Sunday, November 22, 2009

Text writing and why it's painful...

Since getting back from Thailand, I've been spending my days writing text for the Hobart showcases. For those non-museum initiates, text means writing all the object labels, story panels, and introductory panels. You know, those little things in the showcase that say "This pot dates to 2500BCE, and demonstrates post-modernist and cubist tendencies" (Yes, I did actually see an object label that said that. It was in Peru, and it still makes me laugh - that potter must have had some hell of an ability to see the future...).

Anyway, text writing is painful for a range of reasons. When you've come into the development of a gallery this late, in some cases it's not particularly clear why certain objects were selected. And all the research about them is in ten different people's brains. So you basically have to start from scratch and hope you haven't missed a major point... And the problem then is that you have all this research stuck in your brain, and you want to use all of it. So you spend an hour constructing a 350 word slab of text describing the history of the object and the person who used it. And then you remember that the word limit for object labels is between 50 and 75 words, and you can't decide whether to scream or cry...

And sometimes...sometimes you really hope that you'll find implausible things in the course of doing that research. Like this week, when I was researching the conduct record for a convict named William Turner. I was desperately hoping that I'd find that he was transported for piracy. Or that he had a partner in crime named Jack Sparrow. Or that he married a girl named Elizabeth Swann. Not so much because I'm a giant nerd who loves Pirates of the Caribbean (which, let's face it, is true...), but because I desperately wanted to have an object label that read "This record contains details of the conduct of William Turner, who was transported to Van Diemen's Land for piracy. He was accompanied by his wife, Elizabeth Swann, and his associate, Jack Sparrow.". Okay, it was because I'm a giant nerd. Shut up.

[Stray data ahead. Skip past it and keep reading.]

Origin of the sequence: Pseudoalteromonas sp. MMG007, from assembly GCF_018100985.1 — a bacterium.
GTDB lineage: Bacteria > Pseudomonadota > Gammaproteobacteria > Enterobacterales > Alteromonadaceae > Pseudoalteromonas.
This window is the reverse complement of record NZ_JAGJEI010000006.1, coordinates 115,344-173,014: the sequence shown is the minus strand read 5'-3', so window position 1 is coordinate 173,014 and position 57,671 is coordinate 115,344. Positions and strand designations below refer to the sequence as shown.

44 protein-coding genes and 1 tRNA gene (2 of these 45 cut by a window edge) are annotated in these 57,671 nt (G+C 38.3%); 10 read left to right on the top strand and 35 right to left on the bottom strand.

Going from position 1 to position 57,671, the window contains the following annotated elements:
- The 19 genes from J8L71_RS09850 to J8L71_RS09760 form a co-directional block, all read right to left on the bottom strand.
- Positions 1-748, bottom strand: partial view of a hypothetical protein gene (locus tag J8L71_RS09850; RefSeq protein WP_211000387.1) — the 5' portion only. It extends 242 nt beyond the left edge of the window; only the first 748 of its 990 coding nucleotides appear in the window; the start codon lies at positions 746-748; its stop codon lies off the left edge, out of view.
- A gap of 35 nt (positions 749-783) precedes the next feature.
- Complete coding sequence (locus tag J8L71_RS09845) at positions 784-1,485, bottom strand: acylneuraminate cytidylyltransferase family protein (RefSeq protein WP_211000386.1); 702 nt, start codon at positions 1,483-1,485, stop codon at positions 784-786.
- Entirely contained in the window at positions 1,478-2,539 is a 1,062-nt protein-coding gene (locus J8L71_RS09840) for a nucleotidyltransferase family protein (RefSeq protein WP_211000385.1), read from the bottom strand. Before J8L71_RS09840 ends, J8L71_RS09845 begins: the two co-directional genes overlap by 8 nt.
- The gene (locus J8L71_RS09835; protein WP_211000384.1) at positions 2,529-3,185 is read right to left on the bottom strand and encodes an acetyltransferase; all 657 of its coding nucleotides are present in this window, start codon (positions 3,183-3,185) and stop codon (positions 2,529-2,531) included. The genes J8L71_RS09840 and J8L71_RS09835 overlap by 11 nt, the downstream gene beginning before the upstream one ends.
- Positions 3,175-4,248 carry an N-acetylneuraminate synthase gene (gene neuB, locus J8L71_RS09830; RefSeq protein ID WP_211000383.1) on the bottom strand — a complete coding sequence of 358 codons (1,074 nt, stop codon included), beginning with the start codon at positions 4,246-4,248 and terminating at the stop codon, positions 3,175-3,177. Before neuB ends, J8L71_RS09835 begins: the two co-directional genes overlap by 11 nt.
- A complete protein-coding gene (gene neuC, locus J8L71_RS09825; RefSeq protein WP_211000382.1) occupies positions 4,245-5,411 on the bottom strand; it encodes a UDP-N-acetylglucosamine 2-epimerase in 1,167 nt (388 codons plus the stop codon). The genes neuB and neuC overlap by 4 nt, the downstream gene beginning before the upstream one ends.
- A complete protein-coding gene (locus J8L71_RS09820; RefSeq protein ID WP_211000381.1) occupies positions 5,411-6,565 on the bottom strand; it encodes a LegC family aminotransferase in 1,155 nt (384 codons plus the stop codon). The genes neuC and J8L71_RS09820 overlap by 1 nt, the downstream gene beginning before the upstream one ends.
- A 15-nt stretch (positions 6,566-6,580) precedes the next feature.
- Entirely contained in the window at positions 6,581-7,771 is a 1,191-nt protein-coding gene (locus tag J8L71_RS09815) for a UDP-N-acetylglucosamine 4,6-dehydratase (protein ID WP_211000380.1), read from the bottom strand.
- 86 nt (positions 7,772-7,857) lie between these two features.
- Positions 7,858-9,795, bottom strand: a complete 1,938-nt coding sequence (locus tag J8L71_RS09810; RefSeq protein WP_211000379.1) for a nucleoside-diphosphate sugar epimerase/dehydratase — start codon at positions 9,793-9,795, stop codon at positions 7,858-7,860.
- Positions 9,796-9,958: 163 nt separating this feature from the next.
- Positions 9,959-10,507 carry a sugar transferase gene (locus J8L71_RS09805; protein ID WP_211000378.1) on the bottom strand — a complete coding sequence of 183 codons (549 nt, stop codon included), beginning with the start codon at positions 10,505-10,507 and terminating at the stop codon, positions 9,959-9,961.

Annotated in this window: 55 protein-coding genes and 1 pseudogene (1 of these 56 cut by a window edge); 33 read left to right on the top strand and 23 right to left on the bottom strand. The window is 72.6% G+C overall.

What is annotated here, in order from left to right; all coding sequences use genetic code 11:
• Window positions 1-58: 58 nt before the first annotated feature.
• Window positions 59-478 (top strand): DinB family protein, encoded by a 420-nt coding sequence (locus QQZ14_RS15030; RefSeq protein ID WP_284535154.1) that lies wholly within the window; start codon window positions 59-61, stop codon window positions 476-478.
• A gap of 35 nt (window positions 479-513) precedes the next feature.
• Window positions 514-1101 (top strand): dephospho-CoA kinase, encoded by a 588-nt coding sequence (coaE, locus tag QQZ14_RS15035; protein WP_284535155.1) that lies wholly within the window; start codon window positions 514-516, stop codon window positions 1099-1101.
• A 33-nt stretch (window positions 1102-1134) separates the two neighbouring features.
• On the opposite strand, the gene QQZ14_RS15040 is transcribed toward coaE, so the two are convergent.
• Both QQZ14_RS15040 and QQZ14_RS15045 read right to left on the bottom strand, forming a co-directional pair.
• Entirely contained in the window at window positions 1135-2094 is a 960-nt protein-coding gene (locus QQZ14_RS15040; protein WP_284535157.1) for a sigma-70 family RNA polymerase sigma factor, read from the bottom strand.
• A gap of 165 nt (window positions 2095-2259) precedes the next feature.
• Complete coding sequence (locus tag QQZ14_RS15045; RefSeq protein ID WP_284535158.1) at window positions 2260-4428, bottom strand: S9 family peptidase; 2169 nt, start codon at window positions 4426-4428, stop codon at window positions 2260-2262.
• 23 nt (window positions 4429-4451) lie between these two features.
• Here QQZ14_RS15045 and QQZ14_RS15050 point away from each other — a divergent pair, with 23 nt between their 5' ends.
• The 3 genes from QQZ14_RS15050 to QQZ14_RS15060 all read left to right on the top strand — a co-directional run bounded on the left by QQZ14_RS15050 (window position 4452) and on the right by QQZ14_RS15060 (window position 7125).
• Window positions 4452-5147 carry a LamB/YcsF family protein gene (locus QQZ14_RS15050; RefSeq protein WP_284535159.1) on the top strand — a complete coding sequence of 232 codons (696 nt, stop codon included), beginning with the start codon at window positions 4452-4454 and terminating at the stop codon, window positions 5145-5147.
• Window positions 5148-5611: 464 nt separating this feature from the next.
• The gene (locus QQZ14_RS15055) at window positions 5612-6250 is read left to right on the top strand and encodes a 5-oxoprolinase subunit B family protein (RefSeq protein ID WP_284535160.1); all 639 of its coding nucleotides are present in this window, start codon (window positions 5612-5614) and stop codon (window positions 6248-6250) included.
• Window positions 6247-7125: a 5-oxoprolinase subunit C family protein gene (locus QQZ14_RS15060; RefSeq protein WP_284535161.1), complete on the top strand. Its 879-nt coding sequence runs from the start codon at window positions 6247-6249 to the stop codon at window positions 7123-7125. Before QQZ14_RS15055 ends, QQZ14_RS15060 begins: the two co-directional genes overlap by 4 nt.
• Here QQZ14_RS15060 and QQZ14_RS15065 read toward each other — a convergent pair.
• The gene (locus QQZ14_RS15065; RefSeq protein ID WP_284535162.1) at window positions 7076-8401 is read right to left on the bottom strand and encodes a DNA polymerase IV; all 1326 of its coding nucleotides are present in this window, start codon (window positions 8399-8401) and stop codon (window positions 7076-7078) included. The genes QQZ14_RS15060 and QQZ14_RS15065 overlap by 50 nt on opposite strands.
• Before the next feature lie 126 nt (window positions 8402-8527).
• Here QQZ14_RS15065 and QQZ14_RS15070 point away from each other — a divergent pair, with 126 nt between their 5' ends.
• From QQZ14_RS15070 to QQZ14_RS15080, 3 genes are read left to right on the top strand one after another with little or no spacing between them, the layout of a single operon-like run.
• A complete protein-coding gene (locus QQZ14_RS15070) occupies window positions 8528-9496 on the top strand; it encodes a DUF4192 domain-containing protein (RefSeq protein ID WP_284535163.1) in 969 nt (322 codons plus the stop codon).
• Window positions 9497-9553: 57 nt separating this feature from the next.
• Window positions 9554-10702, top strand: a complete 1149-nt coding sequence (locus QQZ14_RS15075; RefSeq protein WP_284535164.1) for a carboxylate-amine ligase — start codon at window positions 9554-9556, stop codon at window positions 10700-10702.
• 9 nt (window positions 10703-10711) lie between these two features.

Anyway, I got ridiculously excited during my research, because I found a newspaper article relating to his trial. And in it, I came across a sentence that read "The accused was tried for forging a cheque against the bank of Messrs. Sparrow & Co". I started jumping up and down in my chair, because I finally had a legitimate reason to include the name Sparrow in the object label. Unfortunately, when I read the article more carefully, I realised that it was the guy AFTER William Turner who was tried for forging a cheque against Messrs. Sparrow & Co. My guy? Convicted for life for forging a fiver against the Bank of England *sigh* So dull in comparison...

So unfortunately, Jack Sparrow will not be getting a mention in the Hobart showcases. But this week, I'll be finishing up Hobart and moving on to Melbourne. So maybe instead I can include a reference to some bloke named Robin while talking about John Batman... I'm also secretly hoping that John Batman had a servant named Alfred ;) Keep your fingers crossed for me!!

K xx

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